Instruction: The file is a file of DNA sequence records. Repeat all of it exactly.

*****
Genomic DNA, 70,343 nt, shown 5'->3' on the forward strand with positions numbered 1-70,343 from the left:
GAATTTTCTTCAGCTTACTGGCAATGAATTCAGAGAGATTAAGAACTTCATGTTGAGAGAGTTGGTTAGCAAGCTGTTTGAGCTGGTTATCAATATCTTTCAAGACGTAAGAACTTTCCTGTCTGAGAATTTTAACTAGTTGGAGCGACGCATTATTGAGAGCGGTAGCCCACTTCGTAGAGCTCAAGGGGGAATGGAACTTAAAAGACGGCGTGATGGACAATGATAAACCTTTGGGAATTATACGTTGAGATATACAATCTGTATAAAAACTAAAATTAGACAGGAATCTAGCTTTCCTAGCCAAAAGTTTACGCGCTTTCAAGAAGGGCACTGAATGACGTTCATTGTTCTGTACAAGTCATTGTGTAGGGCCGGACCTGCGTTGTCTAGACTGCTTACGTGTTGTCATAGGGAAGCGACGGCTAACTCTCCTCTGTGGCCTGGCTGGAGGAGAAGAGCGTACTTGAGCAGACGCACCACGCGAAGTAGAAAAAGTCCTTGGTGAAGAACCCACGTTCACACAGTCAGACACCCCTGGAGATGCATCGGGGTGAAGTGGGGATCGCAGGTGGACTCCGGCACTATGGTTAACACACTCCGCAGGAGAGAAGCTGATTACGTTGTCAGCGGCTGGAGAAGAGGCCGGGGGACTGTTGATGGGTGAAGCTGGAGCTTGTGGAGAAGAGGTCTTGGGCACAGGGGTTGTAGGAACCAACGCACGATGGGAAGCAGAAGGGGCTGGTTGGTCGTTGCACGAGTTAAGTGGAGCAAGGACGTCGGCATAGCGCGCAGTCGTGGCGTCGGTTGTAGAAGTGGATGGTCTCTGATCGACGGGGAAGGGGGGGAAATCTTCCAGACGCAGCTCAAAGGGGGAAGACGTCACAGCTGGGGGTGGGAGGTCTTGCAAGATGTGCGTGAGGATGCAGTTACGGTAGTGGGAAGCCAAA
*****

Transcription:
Genomic DNA, 70,343 nt, shown 5'->3' on the forward strand with positions numbered 1-70,343 from the left:
GAATTTTCTTCAGCTTACTGGCAATGAATTCAGAGAGATTAAGAACTTCATGTTGAGAGAGTTGGTTAGCAAGCTGTTTGAGCTGGTTATCAATATCTTTCAAGACGTAAGAACTTTCCTGTCTGAGAATTTTAACTAGTTGGAGCGACGCATTATTGAGAGCGGTAGCCCACTTCGTAGAGCTCAAGGGGGAATGGAACTTAAAAGACGGCGTGATGGACAATGATAAACCTTTGGGAATTATACGTTGAGATATACAATCTGTATAAAAACTAAAATTAGACAGGAATCTAGCTTTCCTAGCCAAAAGTTTACGCGCTTTCAAGAAGGGCACTGAATGACGTTCATTGTTCTGTACAAGTCATTGTGTAGGGCCGGACCTGCGTTGTCTAGACTGCTTACGTGTTGTCATAGGGAAGCGACGGCTAACTCTCCTCTGTGGCCTGGCTGGAGGAGAAGAGCGTACTTGAGCAGACGCACCACGCGAAGTAGAAAAAGTCCTTGGTGAAGAACCCACGTTCACACAGTCAGACACCCCTGGAGATGCATCGGGGTGAAGTGGGGATCGCAGGTGGACTCCGGCACTATGGTTAACACACTCCGCAGGAGAGAAGCTGATTACGTTGTCAGCGGCTGGAGAAGAGGCCGGGGGACTGTTGATGGGTGAAGCTGGAGCTTGTGGAGAAGAGGTCTTGGGCACAGGGGTTGTAGGAACCAACGCACGATGGGAAGCAGAAGGGGCTGGTTGGTCGTTGCACGAGTTAAGTGGAGCAAGGACGTCGGCATAGCGCGCAGTCGTGGCGTCGGTTGTAGAAGTGGATGGTCTCTGATCGACGGGGAAGGGGGGGAAATCTTCCAGACGCAGCTCAAAGGGGGAAGACGTCACAGCTGGGGGTGGGAGGTCTTGCAAGATGTGCGTGAGGATGCAGTTACGGTAGTGGGAAGCCAAA